What’s in it? Approximately 1 pound of romaine lettuce, 1 pint of cherry tomates, 6-8 ounces of purple cabbage, ~3 ounces of pickles, and occasionally, 2-4 ounces of corn.  To top it off, I make a spicy-sesame dressing that includes 1 jalapeno, ~1 ounce of lemon juice, ~1 ounce of sesame seeds, 2-4 grams of ground cumin seed, ~10 grams of raw garlic, and 4-6 oz. of water. I then blend the dressing ingredients and add it to the salad!

salad ingred

How about nutrition? For 528 calories, it’s a nutritional All-Star for many things, including protein, fiber, calcium, magnesium, zinc, and many other nutritents.

salad nutrition

7/2017 Update: To increase my folate intake from my usual 1200 mcg to ~1500 mcg/day, I’ve increased the romaine lettuce component of the salad to ~20 oz. Also, I’ve added a small habanero in addition to the jalapeno/fresno pepper for more spice. Still yum!

If you’re interested, please have a look at my book!

What I eat: Barley-Cauliflower-Collard-Tomato-Celery-Onion-Corn-Mix!

What do I eat? Here’s a picture of one of my delicious “mixes” that I eat a couple of times per week.

barl

What’s in it? As shown below, barley, collards, celery, cauliflower, olive oil, corn, onion, and tomatoes. The barley is boiled for 20-30 minutes before I add all the veggies, which I then boil for less than 10 minutes. When it’s finished cooking, I add the olive oil.

barl cals

Besides the taste, this mix is a nutritional All-Star! Within its 622 calories, it provides 29g protein, 37g fiber, 1545 ug of Vitamin K, and much more!

barl cals vitmin

If you’re interested, please have a look at my book!

Vitamin D: What’s an optimal daily intake and blood value?

How much Vitamin D is optimal for health? To answer this question, today I’ll examine the association between a circulating marker of Vitamin D, 25-hydroxyvitamin D, with all-cause mortality risk. Then, I’ll examine the literature to estimate a dietary intake that can achieve an optimal circulating 25-hydroxyvitamin D concentration.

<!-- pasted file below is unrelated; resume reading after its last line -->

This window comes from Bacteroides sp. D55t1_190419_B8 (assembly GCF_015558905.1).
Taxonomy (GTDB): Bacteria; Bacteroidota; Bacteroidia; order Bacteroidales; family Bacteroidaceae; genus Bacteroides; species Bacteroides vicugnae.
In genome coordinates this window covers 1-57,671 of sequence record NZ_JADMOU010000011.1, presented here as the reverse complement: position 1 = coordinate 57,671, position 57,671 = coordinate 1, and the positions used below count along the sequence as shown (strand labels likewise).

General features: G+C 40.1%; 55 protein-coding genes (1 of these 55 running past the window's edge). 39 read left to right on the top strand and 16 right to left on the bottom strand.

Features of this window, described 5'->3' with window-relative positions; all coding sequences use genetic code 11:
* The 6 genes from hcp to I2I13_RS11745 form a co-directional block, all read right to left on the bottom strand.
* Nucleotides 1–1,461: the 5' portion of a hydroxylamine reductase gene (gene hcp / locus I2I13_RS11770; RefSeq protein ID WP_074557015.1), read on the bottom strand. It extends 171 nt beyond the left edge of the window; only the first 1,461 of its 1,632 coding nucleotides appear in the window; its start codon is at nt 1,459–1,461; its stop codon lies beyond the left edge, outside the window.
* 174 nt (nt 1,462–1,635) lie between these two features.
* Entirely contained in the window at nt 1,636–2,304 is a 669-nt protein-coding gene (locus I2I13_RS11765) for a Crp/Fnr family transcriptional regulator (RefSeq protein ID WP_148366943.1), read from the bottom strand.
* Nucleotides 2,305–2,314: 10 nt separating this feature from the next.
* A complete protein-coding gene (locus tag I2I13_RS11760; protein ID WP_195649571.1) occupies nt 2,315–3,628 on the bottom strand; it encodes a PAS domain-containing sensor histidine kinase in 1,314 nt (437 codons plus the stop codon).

Circulating 25-hydroxyvitamin D is the most commonly measured vitamin D metabolite because of its greater half life (~3 weeks) and up to 1000-fold higher serum levels compared with the physiologically active metabolite of vitamin D, 1,25-dihydroxyvitamin D (Zerwekh 2008). So what’s the evidence for the association between circulating 25-hydroxyvitamin D with all-cause mortality risk?

In a meta-analysis of 95 studies including 880,201 subjects, circulating 25-hydroxyvitamin D levels greater than 30 ng/mL (75 nmol/L) are associated with significantly reduced risk of death from all causes when compared with values less than 30 (<10, 20-29; Chowdhury et al. 2014):

d mort

Does the meta-analysis data for 25-hydroxyvitamin D mean that any values higher than 30 ng/mL are optimal for health? Maybe not. As shown below, although data from 11,315 subjects in the NHANES III study suggests that values between 30-40 ng/mL (75-99 nmol/L) may be optimal for decreased all-cause mortality risk (Sempos et al. 2013), 25-hydroxyvitamin D values greater than 48 ng/mL (120+ nmol/L) were associated with an increased all-cause mortality risk. Interestingly, in agreement with the Chowdhury meta-analysis data, this graph shows also increased mortality risk at values less than 30-40 ng/mL (75-99 nmol/L):

d mortality

However, whether increased circulating 25-hydroxyvitamin D is associated with increased all-cause mortality risk is debatable. In another meta-analysis (Garland et al. 2014), although circulating 25-hydroxyvitamin D values less than 30 ng/mL were again associated with increased risk, in contrast,  values greater than 48 ng/mL were not. Interestingly, values as high as 70 ng/mL (175 nmoL) were not associated with increased risk, either:

D UPDATED META

Aside from our skin making Vitamin D from sunlight during the summer months, what dietary intake can achieve the seemingly optimal 30-40 ng/mL (75-99 nmol/L) concentration for 25-hydroxyvitamin D in the winter? The RDA for Vitamin D is 600 IU for everyone older than 1 but younger than 70 (Institute of Medicine, 2010). If you’re over 70, the RDA is 800 IU. My average dietary intake is only ~170 IU-how can I increase this to at least the RDA, to achieve circulating values between 75-99 nmol/L?